| This 68 message thread spans 3 pages: < < 68 ( 1 2  ) || |
|It is easy for competitors to hurt established sites (negative SEO)|
| 4:27 am on Dec 11, 2013 (gmt 0)|
I'm an 'part-time' webmaster helping some non-profit sites exist on the Internet. I'm not a good programmer, but I've been interested in Internet marketing and SEO for over a decade now.
About a week ago I was shocked to find out how easy it is for an established website to get a 'manual penalty' and be basically removed by competitors from Google search index. Here is some background:
1. The site that was removed from Google has been online since 2004. It (still) has over 5,000 pages indexed in Google. Never penalized until a week ago.
2. Now it shows up in Google results only if you search for the site's domain (including domain extension). For example, example.com (but it won't show up when searching for: example).
3. Before the penalty, the domain hadn't been set up with Google Webmaster Tools and didn't have Adsense or any advertising (besides some nofollow links to external websites); it is purely informational website. After I signed up with Webmaster Tools (I noticed less visitors in Cpanel stats), I noticed a message about 'unnatural linking pointing to the affected website.' There were around 10 domains (mostly with .ru extensions) that appeared to be linking to the affected site. For example, a few sites linked to the same page from hundreds of pages. It surely didn't seem natural; most likely the links were put in the footer, site-wide. However, it's even hard to find the links - on most of them the page source doesn't even show the outgoing links! Maybe they put it randomly (OR maybe they only show it to Google bots to fake the results, who knows). And some of the dishonest websites had Google Adsense on them.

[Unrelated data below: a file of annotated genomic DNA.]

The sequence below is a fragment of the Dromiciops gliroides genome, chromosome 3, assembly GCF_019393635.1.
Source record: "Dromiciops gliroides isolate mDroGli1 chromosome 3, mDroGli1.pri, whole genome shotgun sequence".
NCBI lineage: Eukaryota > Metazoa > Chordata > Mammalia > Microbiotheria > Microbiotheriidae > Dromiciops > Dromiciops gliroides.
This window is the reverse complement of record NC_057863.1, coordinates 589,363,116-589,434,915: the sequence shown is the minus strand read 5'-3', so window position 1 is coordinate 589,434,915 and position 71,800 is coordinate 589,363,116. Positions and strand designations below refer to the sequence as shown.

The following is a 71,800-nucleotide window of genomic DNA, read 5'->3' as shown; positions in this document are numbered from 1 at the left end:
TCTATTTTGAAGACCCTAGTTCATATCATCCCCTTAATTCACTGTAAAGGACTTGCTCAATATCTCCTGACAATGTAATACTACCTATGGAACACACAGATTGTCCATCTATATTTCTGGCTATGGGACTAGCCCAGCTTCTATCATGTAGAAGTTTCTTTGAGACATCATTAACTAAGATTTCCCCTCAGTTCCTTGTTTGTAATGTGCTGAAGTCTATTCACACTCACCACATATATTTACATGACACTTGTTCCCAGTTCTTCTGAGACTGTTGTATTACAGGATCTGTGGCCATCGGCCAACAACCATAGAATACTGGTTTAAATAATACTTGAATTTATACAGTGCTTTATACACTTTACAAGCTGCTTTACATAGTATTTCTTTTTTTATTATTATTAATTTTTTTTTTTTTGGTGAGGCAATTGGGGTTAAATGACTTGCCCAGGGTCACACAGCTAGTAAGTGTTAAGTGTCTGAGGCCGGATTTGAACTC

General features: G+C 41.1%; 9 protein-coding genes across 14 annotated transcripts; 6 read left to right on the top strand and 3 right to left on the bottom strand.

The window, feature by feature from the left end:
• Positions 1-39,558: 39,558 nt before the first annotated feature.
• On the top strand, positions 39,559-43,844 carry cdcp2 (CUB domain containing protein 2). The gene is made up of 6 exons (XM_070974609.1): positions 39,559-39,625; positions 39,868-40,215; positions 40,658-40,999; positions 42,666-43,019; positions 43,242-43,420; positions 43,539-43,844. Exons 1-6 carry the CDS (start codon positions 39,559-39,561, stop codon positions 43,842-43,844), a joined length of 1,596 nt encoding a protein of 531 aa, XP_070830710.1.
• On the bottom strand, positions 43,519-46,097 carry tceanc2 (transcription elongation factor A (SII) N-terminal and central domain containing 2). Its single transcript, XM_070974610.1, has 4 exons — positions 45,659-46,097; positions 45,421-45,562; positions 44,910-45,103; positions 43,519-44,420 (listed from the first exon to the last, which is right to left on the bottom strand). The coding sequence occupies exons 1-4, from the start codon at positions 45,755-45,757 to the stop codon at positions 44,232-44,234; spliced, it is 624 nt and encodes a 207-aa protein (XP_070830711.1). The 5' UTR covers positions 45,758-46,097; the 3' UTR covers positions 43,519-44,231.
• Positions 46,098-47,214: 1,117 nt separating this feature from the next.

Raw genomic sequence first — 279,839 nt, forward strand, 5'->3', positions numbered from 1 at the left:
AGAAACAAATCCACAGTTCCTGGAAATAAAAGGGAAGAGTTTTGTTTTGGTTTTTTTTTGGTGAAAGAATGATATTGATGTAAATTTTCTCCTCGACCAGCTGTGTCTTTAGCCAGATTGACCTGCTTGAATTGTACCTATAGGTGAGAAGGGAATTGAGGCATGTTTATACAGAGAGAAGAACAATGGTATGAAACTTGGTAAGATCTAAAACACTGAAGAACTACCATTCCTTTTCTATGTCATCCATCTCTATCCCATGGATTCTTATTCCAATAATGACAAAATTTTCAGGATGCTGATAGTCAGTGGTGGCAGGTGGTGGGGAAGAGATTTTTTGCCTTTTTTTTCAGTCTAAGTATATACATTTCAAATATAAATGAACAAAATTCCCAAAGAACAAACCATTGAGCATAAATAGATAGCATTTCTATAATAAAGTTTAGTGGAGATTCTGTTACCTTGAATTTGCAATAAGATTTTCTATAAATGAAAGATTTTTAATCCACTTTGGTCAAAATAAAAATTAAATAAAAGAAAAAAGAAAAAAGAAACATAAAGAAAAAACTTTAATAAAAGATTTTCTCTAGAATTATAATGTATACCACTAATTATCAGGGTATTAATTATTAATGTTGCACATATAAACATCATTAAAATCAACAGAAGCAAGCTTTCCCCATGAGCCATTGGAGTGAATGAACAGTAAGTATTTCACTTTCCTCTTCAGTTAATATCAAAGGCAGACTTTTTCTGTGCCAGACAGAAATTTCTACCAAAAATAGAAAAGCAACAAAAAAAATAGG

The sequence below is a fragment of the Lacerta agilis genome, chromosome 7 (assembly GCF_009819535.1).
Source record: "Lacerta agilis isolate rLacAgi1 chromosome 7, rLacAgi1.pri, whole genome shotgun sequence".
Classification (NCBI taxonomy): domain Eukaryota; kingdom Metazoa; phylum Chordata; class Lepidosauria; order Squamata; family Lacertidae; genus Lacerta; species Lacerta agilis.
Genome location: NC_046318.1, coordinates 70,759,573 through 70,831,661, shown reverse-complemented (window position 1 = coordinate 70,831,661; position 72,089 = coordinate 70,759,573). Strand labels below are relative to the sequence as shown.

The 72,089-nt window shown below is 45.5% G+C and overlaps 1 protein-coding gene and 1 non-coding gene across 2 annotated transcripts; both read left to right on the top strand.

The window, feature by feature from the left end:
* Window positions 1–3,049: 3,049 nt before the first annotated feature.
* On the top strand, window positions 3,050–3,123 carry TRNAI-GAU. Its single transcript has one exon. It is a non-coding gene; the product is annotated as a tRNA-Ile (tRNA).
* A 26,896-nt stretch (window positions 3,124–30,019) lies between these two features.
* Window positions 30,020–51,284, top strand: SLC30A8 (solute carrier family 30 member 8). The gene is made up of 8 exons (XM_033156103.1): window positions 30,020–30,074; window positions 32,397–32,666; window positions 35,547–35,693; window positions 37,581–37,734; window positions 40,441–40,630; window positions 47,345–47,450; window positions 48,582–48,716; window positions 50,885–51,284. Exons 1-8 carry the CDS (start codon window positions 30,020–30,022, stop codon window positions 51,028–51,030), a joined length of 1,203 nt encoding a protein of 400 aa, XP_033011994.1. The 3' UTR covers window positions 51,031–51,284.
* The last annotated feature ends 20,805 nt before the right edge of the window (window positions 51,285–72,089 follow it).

That's all there is. It took several low-quality foreign domains and some questionable links for a 9-year old website to be severely penalized by Google. I never believed it would be possible, but it apparently still is.
I hope Google spam team will look into it and our website will fully recover (I used the Disavow tool to disable the linking domains and submitted request to review the site). In my view, Google should either not count these links or penalize the sites that link to it. It's not fair to penalize the victim.. Google should find better ways to address such situations because it is very stressful, confusing, and time-consuming for the affected parties. What am I supposed to tell the owners - that some spammy sites linked to their website and that was enough to kill their Google rankings? I doubt they're going to believe me :(
[edited by: aakk9999 at 3:42 pm (utc) on Dec 11, 2013]
[edit reason] Replaced exampledomain . com with example.com as exampledomain . com is a real domain [/edit]
| 3:50 pm on Dec 15, 2013 (gmt 0)|
Sure, but Google also cares about not letting third parties manipulate its search results.
Yes, but to what extent? If they're only concerned to the extent that it doesn't wreck their results, having one site get screwed over is not likely to harm their advertisers or visitors.